After another decade appearing in straight-to-DVD movies like The Heist (starring Luke Perry, Ice T, and David Faustino), Locane began to second-guess whether it was worth flying back and forth from New Jersey to Los Angeles to audition for roles that she couldn’t get. “I just remember being 32 and sitting in sitcom class and staying at a friend’s house, and the friend had a dog and his crazy ex-girlfriend kept bringing more dogs she rescued from the desert, and I went, This really isn’t the life I want to be living,” recalls Locane. “I booked a plane ticket and came back home.”
If there’s anything Locane does recall, it’s when she woke up in a ditch after colliding with the Seemans’ car. By the time police arrived five minutes later, Helene Seeman had no pulse; her husband incurred broken ribs and a punctured lung. Ruckelshaus would testify to seeing Locane exit her car and pirouette into a ditch. “I’m pretty sure I had a concussion,” Locane says. As to reports that she giggled at the scene, Locane says, “I knew one of [the EMTs]was a husband of a girlfriend of mine. So I was like, ‘Hi.’ ”
Locane’s then husband, Bovenizer, still questions why Locane didn’t call him to pick her up or why she didn’t ask the Sagebiens to find her a ride. “That’s where the failure of this whole thing happened,” he says. “Mrs. Seeman would still be alive if Amy took responsible, adult steps.” But he is also grateful for the defense mounted on behalf of his wife by attorneys, who argued during the two-and-a-half-month criminal trial that Ruckelshaus distracted Locane by chasing her, and said Seeman took too long to turn into his own, unlit driveway. But
the jury wasn’t swayed: On Nov. 27, 2012, Locane was found guilty of second-degree vehicular homicide and assault by an auto. She was immediately remanded to jail. “The worst night of my life was when I had to tell the kids that their mother wasn’t coming home,” recalls Bovenizer, who split with Locane in November 2015.
By the time of her sentencing, Locane had already acclimated herself to a new life behind bars. “I went into county jail right after I was found guilty [in November],” she recalls. “Most people get bailed out and go home and be with their family, but I decided the sooner I got in, the sooner I would get out.” She passed the time by checking out books from the prison library, but she never stayed too long in one place. First, it was a gymnasium-style room with 60 other women, followed by a maximum-security area that made her feel like she was “living in Penn Station.” Next came a rehabilitation section of the prison, and then an area where she helped train puppies for work in law enforcement.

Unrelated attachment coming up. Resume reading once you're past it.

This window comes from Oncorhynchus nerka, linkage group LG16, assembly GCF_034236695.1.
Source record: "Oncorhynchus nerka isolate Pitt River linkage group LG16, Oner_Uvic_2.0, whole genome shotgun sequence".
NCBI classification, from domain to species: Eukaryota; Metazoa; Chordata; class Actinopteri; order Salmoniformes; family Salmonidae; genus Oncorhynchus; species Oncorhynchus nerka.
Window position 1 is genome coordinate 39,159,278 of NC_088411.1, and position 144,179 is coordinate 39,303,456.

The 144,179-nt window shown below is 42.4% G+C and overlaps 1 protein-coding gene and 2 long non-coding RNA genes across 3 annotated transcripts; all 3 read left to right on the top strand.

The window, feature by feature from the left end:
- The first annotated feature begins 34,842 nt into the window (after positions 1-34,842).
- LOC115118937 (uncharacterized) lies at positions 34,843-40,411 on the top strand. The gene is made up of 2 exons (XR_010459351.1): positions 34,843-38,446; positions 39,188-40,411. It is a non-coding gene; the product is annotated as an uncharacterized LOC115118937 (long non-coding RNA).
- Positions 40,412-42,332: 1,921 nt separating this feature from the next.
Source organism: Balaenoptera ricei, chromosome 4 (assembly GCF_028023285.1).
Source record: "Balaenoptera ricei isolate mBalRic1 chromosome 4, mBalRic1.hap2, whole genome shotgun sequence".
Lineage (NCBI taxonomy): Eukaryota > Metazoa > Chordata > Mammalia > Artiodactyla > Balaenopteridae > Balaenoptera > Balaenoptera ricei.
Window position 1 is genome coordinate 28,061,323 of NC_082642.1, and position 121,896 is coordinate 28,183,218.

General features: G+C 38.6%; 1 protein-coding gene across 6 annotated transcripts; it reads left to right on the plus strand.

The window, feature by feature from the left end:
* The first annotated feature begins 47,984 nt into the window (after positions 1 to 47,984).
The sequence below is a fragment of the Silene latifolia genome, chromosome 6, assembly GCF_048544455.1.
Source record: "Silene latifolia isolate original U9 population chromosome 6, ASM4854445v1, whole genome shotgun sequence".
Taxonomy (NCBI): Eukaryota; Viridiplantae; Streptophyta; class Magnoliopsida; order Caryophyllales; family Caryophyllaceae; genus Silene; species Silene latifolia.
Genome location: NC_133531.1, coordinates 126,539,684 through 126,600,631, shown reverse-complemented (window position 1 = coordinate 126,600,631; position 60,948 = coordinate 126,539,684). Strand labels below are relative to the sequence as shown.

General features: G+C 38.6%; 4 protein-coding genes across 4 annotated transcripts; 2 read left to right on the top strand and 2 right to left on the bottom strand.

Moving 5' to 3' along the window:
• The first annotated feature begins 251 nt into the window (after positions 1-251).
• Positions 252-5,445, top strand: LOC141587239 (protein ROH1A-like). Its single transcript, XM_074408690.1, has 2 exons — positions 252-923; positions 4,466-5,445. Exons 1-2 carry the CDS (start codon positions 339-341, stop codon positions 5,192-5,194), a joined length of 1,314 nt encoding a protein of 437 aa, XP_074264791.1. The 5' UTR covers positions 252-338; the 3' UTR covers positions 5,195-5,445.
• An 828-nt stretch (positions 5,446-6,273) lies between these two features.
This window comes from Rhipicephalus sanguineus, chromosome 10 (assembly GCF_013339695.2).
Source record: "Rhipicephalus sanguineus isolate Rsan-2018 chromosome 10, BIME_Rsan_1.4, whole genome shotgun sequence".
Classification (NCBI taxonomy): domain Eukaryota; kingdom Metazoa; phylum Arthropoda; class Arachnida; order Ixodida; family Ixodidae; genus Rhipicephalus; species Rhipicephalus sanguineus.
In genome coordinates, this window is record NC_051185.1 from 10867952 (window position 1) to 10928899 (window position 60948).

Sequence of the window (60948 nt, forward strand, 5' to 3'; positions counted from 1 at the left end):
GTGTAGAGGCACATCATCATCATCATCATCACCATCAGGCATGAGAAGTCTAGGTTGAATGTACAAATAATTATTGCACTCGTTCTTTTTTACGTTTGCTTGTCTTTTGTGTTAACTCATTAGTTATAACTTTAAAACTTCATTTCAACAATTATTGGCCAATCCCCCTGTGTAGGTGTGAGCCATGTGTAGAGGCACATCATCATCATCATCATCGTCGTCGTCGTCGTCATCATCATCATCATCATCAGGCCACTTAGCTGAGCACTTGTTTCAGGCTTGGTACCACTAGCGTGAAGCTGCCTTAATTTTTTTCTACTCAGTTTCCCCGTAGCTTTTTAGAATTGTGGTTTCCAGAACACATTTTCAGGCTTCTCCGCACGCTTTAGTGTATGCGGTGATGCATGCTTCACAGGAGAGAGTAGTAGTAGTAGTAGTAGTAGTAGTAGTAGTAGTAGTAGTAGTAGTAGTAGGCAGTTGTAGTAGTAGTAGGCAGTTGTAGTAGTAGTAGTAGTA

She migrated to women who were also convicted for drunk driving. “In prison she was in a section for people in recovery, so that probably helped her,” says Susanne Morgan, Locane’s AA sponsor (who was not incarcerated with her). “She’s very much a survivor. ”
That appeal is pending in the Appellate Division of New Jersey Superior Court, while a six-year-old lawsuit filed by Seeman against Locane, Bovenizer, and the couple who hosted the barbecue drags on in civil court. Seeman would not comment for this story, but the lead trial attorney in the civil suit, Raymond Silverman, says the family supports the state’s actions. “While it has been a long ordeal for the Seeman family,” he says, “they remain resolute in seeing Ms. Locane and any other responsible parties brought to justice.”
It’s a justice that Locane’s legal team maintains has already been served. “Amy has always accepted responsibility for her role in the accident, which led to this tragic result,” says Wronko, whose firm is handling Locane’s appeal and advising her in the civil case, expected to head to trial in October. “The reality of it is, when you make arguments in criminal and civil cases, the question becomes ‘Was anyone responsible as well?’ ”
“I’m not minimizing what I did. That’s why I talk to high schoolers. It’s not as simple as don’t drink and drive.”AMY LOCANE